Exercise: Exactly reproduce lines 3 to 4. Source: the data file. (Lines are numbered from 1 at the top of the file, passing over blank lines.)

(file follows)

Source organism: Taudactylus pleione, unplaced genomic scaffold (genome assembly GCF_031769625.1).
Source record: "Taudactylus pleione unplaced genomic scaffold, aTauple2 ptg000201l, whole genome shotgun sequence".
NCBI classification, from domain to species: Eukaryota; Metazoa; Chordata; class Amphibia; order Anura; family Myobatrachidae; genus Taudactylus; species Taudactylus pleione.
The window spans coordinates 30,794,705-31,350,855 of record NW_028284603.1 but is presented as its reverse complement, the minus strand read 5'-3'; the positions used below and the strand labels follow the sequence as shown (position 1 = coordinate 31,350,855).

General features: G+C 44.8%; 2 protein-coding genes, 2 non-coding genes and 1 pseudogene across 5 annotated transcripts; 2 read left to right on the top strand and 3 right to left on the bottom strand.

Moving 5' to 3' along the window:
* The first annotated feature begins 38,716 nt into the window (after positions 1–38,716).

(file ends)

NCBI classification, from domain to species: Eukaryota; Metazoa; Chordata; class Amphibia; order Anura; family Myobatrachidae; genus Taudactylus; species Taudactylus pleione.
The window spans coordinates 30,794,705-31,350,855 of record NW_028284603.1 but is presented as its reverse complement, the minus strand read 5'-3'; the positions used below and the strand labels follow the sequence as shown (position 1 = coordinate 31,350,855).